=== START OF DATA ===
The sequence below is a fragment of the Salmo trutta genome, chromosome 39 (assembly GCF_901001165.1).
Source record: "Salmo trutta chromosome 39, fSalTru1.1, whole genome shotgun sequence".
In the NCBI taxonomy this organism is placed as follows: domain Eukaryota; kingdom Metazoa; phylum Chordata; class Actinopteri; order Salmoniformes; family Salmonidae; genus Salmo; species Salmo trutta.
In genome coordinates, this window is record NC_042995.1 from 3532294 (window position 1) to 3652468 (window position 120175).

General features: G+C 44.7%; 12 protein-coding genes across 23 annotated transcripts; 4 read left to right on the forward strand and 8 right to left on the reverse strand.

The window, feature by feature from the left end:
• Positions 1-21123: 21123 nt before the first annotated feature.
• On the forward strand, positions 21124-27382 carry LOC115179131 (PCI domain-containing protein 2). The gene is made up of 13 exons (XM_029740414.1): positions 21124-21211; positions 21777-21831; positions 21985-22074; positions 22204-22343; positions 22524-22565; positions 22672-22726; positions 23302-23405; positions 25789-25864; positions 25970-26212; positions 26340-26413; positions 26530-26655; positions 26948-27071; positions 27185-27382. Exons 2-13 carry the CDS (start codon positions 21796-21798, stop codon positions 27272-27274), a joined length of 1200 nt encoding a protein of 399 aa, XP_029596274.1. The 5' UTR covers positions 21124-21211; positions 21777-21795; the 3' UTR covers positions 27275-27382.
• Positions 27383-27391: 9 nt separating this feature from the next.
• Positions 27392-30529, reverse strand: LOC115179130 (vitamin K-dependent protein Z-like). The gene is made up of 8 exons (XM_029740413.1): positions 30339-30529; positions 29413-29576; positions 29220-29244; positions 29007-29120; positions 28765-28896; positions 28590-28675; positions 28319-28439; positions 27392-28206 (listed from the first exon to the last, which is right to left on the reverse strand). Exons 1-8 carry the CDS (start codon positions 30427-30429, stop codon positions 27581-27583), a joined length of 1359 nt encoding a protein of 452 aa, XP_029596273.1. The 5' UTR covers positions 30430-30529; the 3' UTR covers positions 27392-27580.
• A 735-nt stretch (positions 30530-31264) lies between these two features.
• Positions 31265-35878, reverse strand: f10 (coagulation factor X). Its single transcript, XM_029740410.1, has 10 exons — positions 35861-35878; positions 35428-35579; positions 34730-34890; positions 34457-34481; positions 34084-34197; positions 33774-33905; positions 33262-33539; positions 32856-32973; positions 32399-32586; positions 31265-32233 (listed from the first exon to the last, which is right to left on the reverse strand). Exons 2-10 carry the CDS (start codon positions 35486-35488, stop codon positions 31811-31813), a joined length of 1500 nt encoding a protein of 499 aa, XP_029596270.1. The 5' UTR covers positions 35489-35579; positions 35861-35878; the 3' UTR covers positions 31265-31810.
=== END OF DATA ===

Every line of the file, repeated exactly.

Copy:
The sequence below is a fragment of the Salmo trutta genome, chromosome 39 (assembly GCF_901001165.1).
Source record: "Salmo trutta chromosome 39, fSalTru1.1, whole genome shotgun sequence".
In the NCBI taxonomy this organism is placed as follows: domain Eukaryota; kingdom Metazoa; phylum Chordata; class Actinopteri; order Salmoniformes; family Salmonidae; genus Salmo; species Salmo trutta.
In genome coordinates, this window is record NC_042995.1 from 3532294 (window position 1) to 3652468 (window position 120175).

General features: G+C 44.7%; 12 protein-coding genes across 23 annotated transcripts; 4 read left to right on the forward strand and 8 right to left on the reverse strand.

The window, feature by feature from the left end:
• Positions 1-21123: 21123 nt before the first annotated feature.
• On the forward strand, positions 21124-27382 carry LOC115179131 (PCI domain-containing protein 2). The gene is made up of 13 exons (XM_029740414.1): positions 21124-21211; positions 21777-21831; positions 21985-22074; positions 22204-22343; positions 22524-22565; positions 22672-22726; positions 23302-23405; positions 25789-25864; positions 25970-26212; positions 26340-26413; positions 26530-26655; positions 26948-27071; positions 27185-27382. Exons 2-13 carry the CDS (start codon positions 21796-21798, stop codon positions 27272-27274), a joined length of 1200 nt encoding a protein of 399 aa, XP_029596274.1. The 5' UTR covers positions 21124-21211; positions 21777-21795; the 3' UTR covers positions 27275-27382.
• Positions 27383-27391: 9 nt separating this feature from the next.
• Positions 27392-30529, reverse strand: LOC115179130 (vitamin K-dependent protein Z-like). The gene is made up of 8 exons (XM_029740413.1): positions 30339-30529; positions 29413-29576; positions 29220-29244; positions 29007-29120; positions 28765-28896; positions 28590-28675; positions 28319-28439; positions 27392-28206 (listed from the first exon to the last, which is right to left on the reverse strand). Exons 1-8 carry the CDS (start codon positions 30427-30429, stop codon positions 27581-27583), a joined length of 1359 nt encoding a protein of 452 aa, XP_029596273.1. The 5' UTR covers positions 30430-30529; the 3' UTR covers positions 27392-27580.
• A 735-nt stretch (positions 30530-31264) lies between these two features.
• Positions 31265-35878, reverse strand: f10 (coagulation factor X). Its single transcript, XM_029740410.1, has 10 exons — positions 35861-35878; positions 35428-35579; positions 34730-34890; positions 34457-34481; positions 34084-34197; positions 33774-33905; positions 33262-33539; positions 32856-32973; positions 32399-32586; positions 31265-32233 (listed from the first exon to the last, which is right to left on the reverse strand). Exons 2-10 carry the CDS (start codon positions 35486-35488, stop codon positions 31811-31813), a joined length of 1500 nt encoding a protein of 499 aa, XP_029596270.1. The 5' UTR covers positions 35489-35579; positions 35861-35878; the 3' UTR covers positions 31265-31810.